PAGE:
Safe Haven laws
Safe haven laws have been enacted as an incentive for parents in crisis to safely relinquish their babies to designated locations where the babies are protected and provided with medical care until a permanent home is found. Safe haven laws generally allow the parent, or an agent of the parent, to remain anonymous and to be shielded from criminal liability and prosecution for child endangerment, abandonment, or neglect in exchange for surrendering the baby to a safe haven.
Either parent may surrender their baby, less than thirty (30) calendar days old, to a safe haven.
Safe haven providers include a hospital, emergency medical services provider, healthcare facility, police or fire station, a volunteer fire station, other law enforcement agencies, or the Department of Family Services (DFS). Safe haven providers are required to accept emergency protective custody of the infant and provide any immediate medical care that the infant may require. If the safe haven provider is not a hospital, the provider must immediately transport the infant to a hospital, and contact DFS within twenty-four (24) hours to initiate a Safe Haven Report.
Delivering parent: A parent who delivers a child to an emergency services provider as part of the Safe Haven process. Delivering parents are not required to provide any identifying information, however, may share any information they wish. The delivering parent, by leaving the infant, and unless they return for the infant, is deemed to voluntarily relinquish parent rights to the infant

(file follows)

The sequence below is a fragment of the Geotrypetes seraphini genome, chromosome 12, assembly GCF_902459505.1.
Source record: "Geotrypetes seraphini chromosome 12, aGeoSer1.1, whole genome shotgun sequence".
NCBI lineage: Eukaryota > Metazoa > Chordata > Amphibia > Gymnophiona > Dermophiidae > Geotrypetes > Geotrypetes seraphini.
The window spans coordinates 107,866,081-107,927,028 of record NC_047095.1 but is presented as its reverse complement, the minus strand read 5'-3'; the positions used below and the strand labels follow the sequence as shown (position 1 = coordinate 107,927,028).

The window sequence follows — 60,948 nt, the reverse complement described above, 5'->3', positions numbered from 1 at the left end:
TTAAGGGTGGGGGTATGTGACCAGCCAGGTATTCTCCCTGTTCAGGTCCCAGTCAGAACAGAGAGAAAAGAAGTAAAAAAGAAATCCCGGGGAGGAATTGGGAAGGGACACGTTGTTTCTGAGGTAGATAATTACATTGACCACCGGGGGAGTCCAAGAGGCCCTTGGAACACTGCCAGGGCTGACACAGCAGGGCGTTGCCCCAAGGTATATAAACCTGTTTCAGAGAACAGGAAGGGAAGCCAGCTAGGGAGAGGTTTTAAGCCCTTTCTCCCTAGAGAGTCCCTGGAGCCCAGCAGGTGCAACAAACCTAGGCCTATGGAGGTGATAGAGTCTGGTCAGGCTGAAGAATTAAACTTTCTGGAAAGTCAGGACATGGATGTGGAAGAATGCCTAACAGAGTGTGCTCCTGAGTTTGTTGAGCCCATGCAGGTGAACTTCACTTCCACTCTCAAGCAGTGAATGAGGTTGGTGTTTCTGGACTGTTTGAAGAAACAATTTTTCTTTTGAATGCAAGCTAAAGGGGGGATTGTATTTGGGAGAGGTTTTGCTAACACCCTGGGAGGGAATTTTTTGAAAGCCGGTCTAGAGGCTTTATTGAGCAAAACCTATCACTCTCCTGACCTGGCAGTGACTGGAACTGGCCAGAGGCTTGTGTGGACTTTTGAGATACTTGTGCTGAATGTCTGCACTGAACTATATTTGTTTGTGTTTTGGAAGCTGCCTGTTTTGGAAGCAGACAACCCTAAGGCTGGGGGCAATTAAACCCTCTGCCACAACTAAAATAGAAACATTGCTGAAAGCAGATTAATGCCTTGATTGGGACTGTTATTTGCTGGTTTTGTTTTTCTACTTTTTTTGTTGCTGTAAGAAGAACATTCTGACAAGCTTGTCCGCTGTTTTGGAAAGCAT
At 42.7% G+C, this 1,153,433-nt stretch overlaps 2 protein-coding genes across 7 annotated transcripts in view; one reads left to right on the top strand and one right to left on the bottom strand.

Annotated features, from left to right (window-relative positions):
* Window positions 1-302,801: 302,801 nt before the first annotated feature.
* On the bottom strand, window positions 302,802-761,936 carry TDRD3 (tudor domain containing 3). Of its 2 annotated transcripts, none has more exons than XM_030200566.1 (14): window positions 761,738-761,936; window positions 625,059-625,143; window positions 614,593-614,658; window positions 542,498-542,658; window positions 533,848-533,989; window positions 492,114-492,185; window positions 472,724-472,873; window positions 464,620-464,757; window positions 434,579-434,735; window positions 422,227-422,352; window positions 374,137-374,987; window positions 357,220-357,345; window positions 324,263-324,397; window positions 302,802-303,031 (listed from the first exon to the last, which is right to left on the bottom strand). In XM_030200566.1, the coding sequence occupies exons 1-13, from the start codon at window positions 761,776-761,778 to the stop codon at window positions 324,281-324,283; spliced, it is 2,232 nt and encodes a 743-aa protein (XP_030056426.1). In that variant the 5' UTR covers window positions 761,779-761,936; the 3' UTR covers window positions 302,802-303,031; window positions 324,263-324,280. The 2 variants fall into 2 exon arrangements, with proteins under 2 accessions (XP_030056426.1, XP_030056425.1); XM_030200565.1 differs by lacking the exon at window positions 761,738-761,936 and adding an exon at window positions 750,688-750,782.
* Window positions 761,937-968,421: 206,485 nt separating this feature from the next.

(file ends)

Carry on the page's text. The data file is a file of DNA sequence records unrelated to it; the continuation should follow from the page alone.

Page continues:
Non-delivering parent: A parent who did not deliver a child to an emergency services provider as part of the Safe Haven process.
DFS immediately places the infant in protective custody and takes action to attain safety and permanency for the infant.
If abuse and/or neglect is suspected or identified, the safe haven laws do not apply, and DFS proceeds to assess the parent(s) functioning.
Refer to State of Nevada MTL # 0512-02082018 Safe Haven Response for further information.